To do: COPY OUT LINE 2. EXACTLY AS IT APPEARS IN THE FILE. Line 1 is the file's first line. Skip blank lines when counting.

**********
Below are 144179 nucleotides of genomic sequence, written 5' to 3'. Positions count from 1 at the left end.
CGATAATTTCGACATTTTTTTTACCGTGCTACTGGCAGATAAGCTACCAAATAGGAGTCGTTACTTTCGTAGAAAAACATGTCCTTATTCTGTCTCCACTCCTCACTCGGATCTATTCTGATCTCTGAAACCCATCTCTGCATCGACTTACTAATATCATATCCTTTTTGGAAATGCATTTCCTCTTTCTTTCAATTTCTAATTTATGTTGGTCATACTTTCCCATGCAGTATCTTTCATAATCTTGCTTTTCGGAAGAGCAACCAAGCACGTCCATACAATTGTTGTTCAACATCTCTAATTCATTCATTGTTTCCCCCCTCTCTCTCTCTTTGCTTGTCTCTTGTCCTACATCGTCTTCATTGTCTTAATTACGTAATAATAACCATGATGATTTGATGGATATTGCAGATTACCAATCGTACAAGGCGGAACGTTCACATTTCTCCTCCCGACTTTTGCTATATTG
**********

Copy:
CGATAATTTCGACATTTTTTTTACCGTGCTACTGGCAGATAAGCTACCAAATAGGAGTCGTTACTTTCGTAGAAAAACATGTCCTTATTCTGTCTCCACTCCTCACTCGGATCTATTCTGATCTCTGAAACCCATCTCTGCATCGACTTACTAATATCATATCCTTTTTGGAAATGCATTTCCTCTTTCTTTCAATTTCTAATTTATGTTGGTCATACTTTCCCATGCAGTATCTTTCATAATCTTGCTTTTCGGAAGAGCAACCAAGCACGTCCATACAATTGTTGTTCAACATCTCTAATTCATTCATTGTTTCCCCCCTCTCTCTCTCTTTGCTTGTCTCTTGTCCTACATCGTCTTCATTGTCTTAATTACGTAATAATAACCATGATGATTTGATGGATATTGCAGATTACCAATCGTACAAGGCGGAACGTTCACATTTCTCCTCCCGACTTTTGCTATATTG